Check out godep, a well-maintained tool for managing vendored dependencies. Some additional resources:

GoUsers

There quite a couple of startups and organizations using Go that blog about or open source packages and tools. A couple of my favorites are:

Useful resources

Discovering projects and packages

Package discovery has been a pain for me. Since there’s no main index, packages can be hosted many different places. You’ll quickly notice that you won’t really need that many external packages, but when you do you’ll be searching around.

  • Awesome GoA curated list of awesome Go frameworks, libraries and software
  • Projects – A list of Go projects
  • Go Search – A search engine specifically designed for Go
  • Go Walker – Displays API documentation for Go projects
  • Sourcegraph – Shows you real examples of how functions and classes are used by other open-source projects.

I’m still learning the best way I know. I’ve already started a new project that I’ll be launching in a few weeks, developed a few packages in the way that I’ll be open sourcing soon.

What resources have you found useful while working with Go? Please share them in the comments below.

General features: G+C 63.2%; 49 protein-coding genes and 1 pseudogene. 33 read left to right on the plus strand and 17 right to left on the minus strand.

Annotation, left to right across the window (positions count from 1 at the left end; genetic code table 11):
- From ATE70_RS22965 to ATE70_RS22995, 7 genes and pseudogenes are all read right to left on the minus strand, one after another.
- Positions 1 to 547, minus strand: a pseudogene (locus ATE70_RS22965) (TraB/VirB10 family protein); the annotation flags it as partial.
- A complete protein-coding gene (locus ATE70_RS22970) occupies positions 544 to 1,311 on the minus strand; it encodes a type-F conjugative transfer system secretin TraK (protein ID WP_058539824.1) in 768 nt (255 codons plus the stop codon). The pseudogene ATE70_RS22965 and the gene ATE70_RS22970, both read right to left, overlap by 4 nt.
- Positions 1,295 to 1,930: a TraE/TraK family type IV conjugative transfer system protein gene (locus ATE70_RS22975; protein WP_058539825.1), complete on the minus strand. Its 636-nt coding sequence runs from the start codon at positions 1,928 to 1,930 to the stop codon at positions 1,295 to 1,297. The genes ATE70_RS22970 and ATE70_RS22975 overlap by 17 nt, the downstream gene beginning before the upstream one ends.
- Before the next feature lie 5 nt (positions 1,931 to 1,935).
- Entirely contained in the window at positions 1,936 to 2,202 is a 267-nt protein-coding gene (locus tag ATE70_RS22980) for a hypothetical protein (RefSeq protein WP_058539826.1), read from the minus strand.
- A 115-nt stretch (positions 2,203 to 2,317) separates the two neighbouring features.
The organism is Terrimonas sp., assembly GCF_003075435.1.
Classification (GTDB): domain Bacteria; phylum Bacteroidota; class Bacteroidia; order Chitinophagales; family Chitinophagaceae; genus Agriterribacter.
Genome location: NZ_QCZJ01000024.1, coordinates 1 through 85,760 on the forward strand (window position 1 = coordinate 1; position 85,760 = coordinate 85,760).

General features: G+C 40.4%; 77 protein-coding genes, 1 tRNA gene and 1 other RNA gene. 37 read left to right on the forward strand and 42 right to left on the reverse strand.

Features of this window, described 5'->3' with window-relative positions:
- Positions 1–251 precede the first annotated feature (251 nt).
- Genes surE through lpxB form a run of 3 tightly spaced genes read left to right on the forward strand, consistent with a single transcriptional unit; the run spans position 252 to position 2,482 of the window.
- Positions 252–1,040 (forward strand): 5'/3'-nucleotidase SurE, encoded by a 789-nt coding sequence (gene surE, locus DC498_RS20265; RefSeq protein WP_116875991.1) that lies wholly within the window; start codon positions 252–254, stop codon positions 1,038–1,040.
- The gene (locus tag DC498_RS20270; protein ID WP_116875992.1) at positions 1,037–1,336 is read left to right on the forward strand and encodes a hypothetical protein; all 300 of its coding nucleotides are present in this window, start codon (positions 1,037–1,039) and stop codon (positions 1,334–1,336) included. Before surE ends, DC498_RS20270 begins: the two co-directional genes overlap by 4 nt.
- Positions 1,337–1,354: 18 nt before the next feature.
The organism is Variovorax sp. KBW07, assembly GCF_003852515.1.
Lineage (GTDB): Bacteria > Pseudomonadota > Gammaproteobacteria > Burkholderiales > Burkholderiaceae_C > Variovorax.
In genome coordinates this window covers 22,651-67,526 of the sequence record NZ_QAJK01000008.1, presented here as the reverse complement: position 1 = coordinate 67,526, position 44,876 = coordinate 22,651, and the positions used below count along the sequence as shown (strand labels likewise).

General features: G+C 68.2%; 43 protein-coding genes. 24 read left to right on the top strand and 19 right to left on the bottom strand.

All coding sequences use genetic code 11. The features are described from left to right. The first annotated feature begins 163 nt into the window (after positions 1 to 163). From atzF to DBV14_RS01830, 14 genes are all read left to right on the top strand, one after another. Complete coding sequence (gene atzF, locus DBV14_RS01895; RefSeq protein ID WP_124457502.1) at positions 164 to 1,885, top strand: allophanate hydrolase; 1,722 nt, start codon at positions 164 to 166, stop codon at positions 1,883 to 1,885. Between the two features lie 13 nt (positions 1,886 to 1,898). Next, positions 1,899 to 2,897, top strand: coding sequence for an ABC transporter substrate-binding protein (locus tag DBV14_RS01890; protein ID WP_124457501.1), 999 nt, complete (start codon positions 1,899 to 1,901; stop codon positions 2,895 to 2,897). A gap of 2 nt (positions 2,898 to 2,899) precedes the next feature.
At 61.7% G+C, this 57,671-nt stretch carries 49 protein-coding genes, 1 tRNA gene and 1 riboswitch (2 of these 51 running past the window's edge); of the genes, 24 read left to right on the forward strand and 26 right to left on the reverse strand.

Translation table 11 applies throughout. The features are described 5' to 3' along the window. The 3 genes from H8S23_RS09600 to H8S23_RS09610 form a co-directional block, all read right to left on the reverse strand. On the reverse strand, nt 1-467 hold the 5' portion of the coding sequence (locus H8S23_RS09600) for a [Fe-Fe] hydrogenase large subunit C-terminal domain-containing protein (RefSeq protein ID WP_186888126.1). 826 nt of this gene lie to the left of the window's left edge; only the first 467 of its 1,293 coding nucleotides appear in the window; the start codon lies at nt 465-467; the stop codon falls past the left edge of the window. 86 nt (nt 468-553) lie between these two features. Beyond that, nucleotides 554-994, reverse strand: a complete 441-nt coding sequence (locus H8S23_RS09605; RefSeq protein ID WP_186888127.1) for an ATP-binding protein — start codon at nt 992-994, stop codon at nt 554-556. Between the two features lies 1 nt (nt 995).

Update

Mentioned resources by others.

Getting started with Ember.js

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I played around with Ember.js on and off last year and after building some quick demos I decided to invest some real time in building real web apps with it. I have been keeping track of some useful tips and resources for people starting out with Ember.js.

Ember.js Guides

The official Ember.js Guides and Tutorials walks you through the very basic concepts for someone starting out, and slowly getting into more “advanced” concepts and features. Those guides are truly written in a simple to understand tone only using technical jargon where necessary. I definitely suggest going over these guides before starting out with Ember. I’ve kept them handy since they are also useful for future reference.

The guides also have a very useful section, Cookbook. It provides answers and solutions to common Ember questions and problems.

Ember.js API

The Ember.js API is usually my second go-to website. It’s very useful to learn about the different available classes that make up Ember. It contains usage examples for methods, properties, and events. They also link directly to where they are defined, if you are into checking out the source code.

Ember CLI

Ember CLI is an Ember.js command line utility. It provides an ideal project structure based on Ember App Kit. For building anything more than a simple demo using Ember CLI makes a lot of sense and makes building with Ember way easier.

Useful content

Learning by doing

I’ve always found that the best way to get started with new technology is to pick a project and just work on it.

Learning from others

Learning from other people’s work is also very helpful. There are many people that are really active on the Ember.js community either because they are part of the core team or just love the framework and contribute back to other open source projects. When in doubt check out some of these influential organization’s/individual’s open source projects.

Getting Help